Reps. Jim Jordan (R-Ohio)  and Scott Perry (R-Pa.)

Reps. Jim Jordan (R-Ohio) and Scott Perry (R-Pa.) talk to reporters at the U.S. Capitol on November 6, 2019 in Washington, D.C.

(Photo: Chip Somodevilla/Getty Images)

'Unfit to Be in Office': House Progressives Denounce Jim Jordan as Lawmakers Vote for Speaker

"If elected speaker, Jordan would effectively give the House to Trump," said former Labor Secretary Robert Reich. "No alliance poses a greater threat to our democracy."

As the U.S. House began its latest voting process in an attempt to secure a speaker, progressive lawmakers made clear their view that Rep. Jim Jordan's history of spreading lies about the 2020 election and racist anti-immigration rhetoric disqualifies him from the role that would place him second in line for the presidency.

Not only that, said Rep. Cori Bush (D-Mo.) as the first round of voting got underway, but Jordan (R-Ohio) is "unfit to be in office."

Like other progressives have in recent days, Bush connected Jordan's refusal to accept former Republican President Donald Trump's loss in the 2020 election and his involvement in strategizing to challenge the election with the violent insurrection at the U.S. Capitol on January 6, 2021.

Jordan emerged on Friday as the latest candidate to lead Republicans in the House, where they hold a majority, after winning his party's nomination to replace former House Speaker Kevin McCarthy (R-Calif.) and beginning a pressure campaign to secure the 217 votes he needed to win the speakership.

Last week, Rep.Steve Scalise (R-La.) failed to garner the votes he needed, leading critics including Rep. Alexandria Ocasio-Cortez (D-N.Y.) to reason that House Minority Leader Hakeem Jeffries (D-N.Y.)—with all 212 Democrats supporting him—was far closer to gathering the support needed to win the speaker election.

Rep. Ilhan Omar (D-Minn.) repeated that sentiment on Tuesday, calling Jordan an "insurrectionist" and posting a video made by the Democratic Policy and Communications Committee which noted that in 17 years of public service, the lawmaker has never managed to get a bill signed into law or passed in the House.

"Rep. Jeffries has the votes if four Republicans work for the people," said Omar. "Americans deserve better than these political games."

Jordan, founder of the far-right House Freedom Caucus, quickly began a pressure campaign saying Republicans who wouldn't support him were harming the party and the country, with Fox News anchor Sean Hannity commencing "a thinly veiled pressure campaign by querying GOP House members about their refusal to support Jordan," as The Daily Beast reported.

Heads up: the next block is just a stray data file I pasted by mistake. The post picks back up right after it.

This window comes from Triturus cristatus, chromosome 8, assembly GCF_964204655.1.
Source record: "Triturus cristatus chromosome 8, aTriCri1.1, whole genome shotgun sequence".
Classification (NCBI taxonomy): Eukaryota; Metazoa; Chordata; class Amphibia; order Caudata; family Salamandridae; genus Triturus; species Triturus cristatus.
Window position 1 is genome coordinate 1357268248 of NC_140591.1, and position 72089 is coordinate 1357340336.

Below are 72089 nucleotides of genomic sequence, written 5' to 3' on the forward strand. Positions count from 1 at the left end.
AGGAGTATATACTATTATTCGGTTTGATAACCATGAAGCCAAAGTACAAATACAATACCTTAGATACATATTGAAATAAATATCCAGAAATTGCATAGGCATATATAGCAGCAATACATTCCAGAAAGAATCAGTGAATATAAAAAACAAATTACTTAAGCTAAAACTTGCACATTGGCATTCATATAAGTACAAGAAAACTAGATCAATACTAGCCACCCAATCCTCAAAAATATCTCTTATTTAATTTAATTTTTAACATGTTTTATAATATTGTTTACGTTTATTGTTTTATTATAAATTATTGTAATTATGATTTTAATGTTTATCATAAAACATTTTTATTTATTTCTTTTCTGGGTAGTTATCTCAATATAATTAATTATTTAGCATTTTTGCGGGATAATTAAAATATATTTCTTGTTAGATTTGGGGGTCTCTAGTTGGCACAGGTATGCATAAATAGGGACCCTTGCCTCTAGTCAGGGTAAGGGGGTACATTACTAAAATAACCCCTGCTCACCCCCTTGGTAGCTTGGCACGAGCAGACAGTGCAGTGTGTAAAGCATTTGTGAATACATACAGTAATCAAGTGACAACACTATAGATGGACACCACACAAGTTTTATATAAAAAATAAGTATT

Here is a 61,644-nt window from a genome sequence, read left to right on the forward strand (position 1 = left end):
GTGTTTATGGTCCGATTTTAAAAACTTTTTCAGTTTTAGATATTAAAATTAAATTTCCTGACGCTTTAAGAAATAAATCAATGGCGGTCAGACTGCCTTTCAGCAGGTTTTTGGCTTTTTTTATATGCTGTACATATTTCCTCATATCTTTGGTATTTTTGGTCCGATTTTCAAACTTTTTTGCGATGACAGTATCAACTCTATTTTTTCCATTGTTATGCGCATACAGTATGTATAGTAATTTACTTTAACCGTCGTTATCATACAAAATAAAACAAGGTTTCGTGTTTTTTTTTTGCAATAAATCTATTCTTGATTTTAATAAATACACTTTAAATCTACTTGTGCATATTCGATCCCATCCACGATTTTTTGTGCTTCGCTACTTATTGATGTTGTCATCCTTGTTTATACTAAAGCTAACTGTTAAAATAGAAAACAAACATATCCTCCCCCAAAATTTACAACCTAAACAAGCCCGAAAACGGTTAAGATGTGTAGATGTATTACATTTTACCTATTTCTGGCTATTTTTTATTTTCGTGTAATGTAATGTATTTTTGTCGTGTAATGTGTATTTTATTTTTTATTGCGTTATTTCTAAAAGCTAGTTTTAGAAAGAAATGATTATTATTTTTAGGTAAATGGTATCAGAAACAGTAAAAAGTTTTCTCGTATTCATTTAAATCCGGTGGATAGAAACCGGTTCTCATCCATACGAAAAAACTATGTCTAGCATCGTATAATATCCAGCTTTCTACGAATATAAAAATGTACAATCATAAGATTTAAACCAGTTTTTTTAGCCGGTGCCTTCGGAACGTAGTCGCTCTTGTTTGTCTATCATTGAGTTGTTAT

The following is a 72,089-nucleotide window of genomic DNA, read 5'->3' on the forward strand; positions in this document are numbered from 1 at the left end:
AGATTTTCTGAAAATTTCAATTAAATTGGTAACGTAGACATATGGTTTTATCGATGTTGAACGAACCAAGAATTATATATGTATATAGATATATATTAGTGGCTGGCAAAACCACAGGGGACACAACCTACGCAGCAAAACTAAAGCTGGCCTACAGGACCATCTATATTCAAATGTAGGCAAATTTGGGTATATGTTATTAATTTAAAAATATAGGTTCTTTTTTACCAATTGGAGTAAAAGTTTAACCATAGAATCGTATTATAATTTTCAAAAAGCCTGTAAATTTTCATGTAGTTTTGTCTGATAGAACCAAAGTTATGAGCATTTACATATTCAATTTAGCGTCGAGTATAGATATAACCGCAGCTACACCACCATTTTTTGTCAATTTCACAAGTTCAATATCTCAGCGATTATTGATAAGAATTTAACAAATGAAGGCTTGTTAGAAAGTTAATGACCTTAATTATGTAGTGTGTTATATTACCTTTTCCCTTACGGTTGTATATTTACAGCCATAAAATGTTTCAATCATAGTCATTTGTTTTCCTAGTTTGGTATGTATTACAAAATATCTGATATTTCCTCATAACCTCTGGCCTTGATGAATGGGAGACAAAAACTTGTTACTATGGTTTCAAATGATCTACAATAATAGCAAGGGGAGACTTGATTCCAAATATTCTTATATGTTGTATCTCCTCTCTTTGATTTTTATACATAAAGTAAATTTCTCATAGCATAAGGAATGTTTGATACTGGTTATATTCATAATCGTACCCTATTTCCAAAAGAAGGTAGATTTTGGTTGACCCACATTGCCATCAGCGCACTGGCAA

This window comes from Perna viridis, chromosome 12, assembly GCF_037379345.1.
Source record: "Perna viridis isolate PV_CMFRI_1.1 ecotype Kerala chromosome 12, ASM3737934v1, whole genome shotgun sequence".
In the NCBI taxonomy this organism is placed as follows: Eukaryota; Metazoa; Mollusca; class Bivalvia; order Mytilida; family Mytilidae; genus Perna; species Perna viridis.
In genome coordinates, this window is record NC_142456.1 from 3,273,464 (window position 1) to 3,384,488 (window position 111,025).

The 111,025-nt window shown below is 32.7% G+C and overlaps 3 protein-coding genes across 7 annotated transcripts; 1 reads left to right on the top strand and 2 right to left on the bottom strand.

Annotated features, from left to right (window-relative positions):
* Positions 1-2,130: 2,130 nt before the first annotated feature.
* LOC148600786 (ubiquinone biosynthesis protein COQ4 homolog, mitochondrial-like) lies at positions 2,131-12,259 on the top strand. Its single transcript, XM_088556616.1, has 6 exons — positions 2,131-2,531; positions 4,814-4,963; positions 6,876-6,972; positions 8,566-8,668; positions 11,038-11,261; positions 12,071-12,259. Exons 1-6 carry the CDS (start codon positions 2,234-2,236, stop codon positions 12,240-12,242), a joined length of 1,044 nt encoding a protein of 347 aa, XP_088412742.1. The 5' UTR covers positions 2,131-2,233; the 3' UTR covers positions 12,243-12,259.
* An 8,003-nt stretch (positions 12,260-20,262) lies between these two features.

Still, he failed to convince 20 of his GOP colleagues in the first round of voting on Tuesday afternoon, with several of the holdouts supporting Scalise and McCarthy. The vote placed Jordan further away from victory than McCarthy was in the first round of voting when he was eventually elected speaker in January; 19 Republicans opposed McCarthy in the first round, and lawmakers voted 15 times before McCarthy garnered enough support to win.

Jordan began speaking to the dissenters shortly after the first vote, while former U.S. Labor Secretary Robert Reich accused him of using "[Former President Donald] Trump's playbook to try to bully his way to victory."

"If elected speaker, Jordan would effectively give the House to Trump," said Reich. "No alliance poses a greater threat to our democracy."

Rep. Pete Aguilar (D-Calif.), who serves as chair of the House Democratic Caucus, urged his colleagues to vote against "the architect of a nationwide abortion ban, a vocal election denier, and an insurrection insider," saying elevating Jordan to the top House position would send "a terrible message to the country and our allies."

Ocasio-Cortez urged New York voters in districts represented by House Republicans to call their members and make their opposition to Jordan known.

"We will see if individuals like Mike Lawler or Marc Molinaro who represent New Yorkers in the Hudson Valley, the Catskills, Westchester County, will actually vote to install a man who voted to overturn the election and who supports a national abortion ban to be speaker of the House and second in line for the presidency," said Ocasio-Cortez Tuesday night on CNN. "I have my doubts that people in New York will stand for that."

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